Posts Tagged ‘Rose Marie (musical play)’

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Régine Flory, French singer and dancer, a Parisian and London favourite

April 18, 2014

Régine Flory (née Marie Antoinette Artaz, 1894-1926), French singer and dancer, as she appeared in a revue at the Cigale, Paris, during 1919.
(photo: Felix, Paris, 1919)

‘Mlle. Régine Flory is another young artist of great promise. Hitherto she had always seemed an excellent revue star, but in a recent revue at the Cigale she revealed an astonishing tenderness and dramatic intensity. Next she will be see in The Bird of Paradise. I should dearly love to see her as – Juliette.’
(Tor de Arozarena, ‘The Paris Stage,’ ‘The Stage’ Year Book 1920, London, 1920, p. 61)

Mlle. Flory as she appeared in the revue, Vanity Fair, which was produced at the Palace Theatre, London, under the management of Alfred Butt on 6 November 1916. This recording of her singing ‘The Tanko,’ a ditty so disapproved of by Siegfried Sassoon, written by Arthur Wimperis, with music by Max Darewski, was recorded for the HMV label (2-3222) in the studios of The Gramophone Co Ltd at Hayes, Middlesex, near London, on 16 January 1917.

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Regine Flory’s untimely death, which occurred at Drury Lane Theatre on 17 June 1926, during a performance of Rose Marie, was reported across the globe. For the full, distressing details, see The Times, London, Wednesday, 23 June 1926, p. 5.

‘While the performance of Rose Marie was being played to a packed house at Drury Lane, Mlle. Regine Flory, a French revue actress and dancer, shot and killed herself in the manager’s office at the theatre. It is said the tragedy occurred in the presence of Sir Alfred Butt and another man, a friend of the actress, while Mlle. Flory was having an interview with Sir Alfred over some business connected with theatrical employment. The dead woman was only 32 years of age and had appeared in various West-End shows at the Palace, Gaiety, etc. her last engagement in London was in 1917 and, it appeared, she was very desirous of again starring in a musical show. Two years ago she attempted to drown herself in the seine, and had been in ill health for some time.’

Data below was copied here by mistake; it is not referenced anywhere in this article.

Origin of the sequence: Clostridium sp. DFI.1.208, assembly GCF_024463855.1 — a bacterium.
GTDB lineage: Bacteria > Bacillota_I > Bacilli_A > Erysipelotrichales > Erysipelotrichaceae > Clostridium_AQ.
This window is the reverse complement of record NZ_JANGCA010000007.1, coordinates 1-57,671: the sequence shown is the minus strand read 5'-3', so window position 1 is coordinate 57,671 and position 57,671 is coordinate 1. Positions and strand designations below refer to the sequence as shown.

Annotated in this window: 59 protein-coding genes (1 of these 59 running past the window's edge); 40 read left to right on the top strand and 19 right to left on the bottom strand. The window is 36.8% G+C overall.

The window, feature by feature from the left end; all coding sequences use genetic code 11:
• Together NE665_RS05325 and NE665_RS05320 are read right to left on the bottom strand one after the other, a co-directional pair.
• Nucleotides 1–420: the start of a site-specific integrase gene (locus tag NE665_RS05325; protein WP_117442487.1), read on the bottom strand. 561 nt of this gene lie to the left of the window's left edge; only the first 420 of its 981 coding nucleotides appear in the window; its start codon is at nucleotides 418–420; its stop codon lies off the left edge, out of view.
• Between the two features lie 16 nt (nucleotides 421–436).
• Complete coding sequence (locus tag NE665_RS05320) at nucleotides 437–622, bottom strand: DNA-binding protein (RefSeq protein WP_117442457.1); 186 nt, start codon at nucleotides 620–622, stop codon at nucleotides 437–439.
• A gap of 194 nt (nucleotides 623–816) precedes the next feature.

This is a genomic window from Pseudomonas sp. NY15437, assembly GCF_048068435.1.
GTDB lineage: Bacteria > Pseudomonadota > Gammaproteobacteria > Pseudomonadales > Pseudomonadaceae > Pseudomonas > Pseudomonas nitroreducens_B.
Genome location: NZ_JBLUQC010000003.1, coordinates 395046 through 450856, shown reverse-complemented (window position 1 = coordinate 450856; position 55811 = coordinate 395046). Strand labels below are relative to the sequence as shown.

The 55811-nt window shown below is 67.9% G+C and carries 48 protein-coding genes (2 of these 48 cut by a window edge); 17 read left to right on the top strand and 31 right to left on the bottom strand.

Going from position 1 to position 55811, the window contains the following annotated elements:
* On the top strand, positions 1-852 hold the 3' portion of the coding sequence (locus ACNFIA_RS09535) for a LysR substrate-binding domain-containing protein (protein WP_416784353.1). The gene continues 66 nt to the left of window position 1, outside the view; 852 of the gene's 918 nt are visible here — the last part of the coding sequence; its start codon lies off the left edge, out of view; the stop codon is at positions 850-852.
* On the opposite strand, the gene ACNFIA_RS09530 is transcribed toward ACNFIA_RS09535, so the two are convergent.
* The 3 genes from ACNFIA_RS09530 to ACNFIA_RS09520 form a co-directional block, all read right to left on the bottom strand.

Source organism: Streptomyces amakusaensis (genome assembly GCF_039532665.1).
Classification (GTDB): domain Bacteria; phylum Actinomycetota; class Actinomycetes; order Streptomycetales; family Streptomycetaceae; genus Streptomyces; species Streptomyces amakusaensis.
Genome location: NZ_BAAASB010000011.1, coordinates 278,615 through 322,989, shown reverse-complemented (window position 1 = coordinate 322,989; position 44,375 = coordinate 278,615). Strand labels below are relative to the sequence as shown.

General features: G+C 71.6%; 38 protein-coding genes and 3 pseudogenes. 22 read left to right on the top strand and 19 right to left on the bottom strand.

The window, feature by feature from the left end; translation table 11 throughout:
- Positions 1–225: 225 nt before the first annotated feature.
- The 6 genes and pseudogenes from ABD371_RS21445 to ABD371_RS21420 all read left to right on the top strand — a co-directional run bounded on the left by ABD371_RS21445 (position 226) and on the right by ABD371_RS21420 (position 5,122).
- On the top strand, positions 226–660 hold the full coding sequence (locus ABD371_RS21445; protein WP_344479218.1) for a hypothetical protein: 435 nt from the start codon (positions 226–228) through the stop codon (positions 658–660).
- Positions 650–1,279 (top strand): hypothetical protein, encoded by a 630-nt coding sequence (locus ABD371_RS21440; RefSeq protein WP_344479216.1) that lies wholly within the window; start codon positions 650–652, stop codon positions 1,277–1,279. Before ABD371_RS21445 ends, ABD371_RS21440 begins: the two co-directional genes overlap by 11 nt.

(The Vaudeville New and New York Star, New York, Friday, 9 July 1926, p. 6b)

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April 18, 2014

Régine Flory (née Marie Antoinette Artaz, 1894-1926), French singer and dancer, as she appeared in a revue at the Cigale, Paris, during 1919.
(photo: Felix, Paris, 1919)

‘Mlle. Régine Flory is another young artist of great promise. Hitherto she had always seemed an excellent revue star, but in a recent revue at the Cigale she revealed an astonishing tenderness and dramatic intensity. Next she will be see in The Bird of Paradise. I should dearly love to see her as – Juliette.’
(Tor de Arozarena, ‘The Paris Stage,’ ‘The Stage’ Year Book 1920, London, 1920, p. 61)

Mlle. Flory as she appeared in the revue, Vanity Fair, which was produced at the Palace Theatre, London, under the management of Alfred Butt on 6 November 1916. This recording of her singing ‘The Tanko,’ a ditty so disapproved of by Siegfried Sassoon, written by Arthur Wimperis, with music by Max Darewski, was recorded for the HMV label (2-3222) in the studios of The Gramophone Co Ltd at Hayes, Middlesex, near London, on 16 January 1917.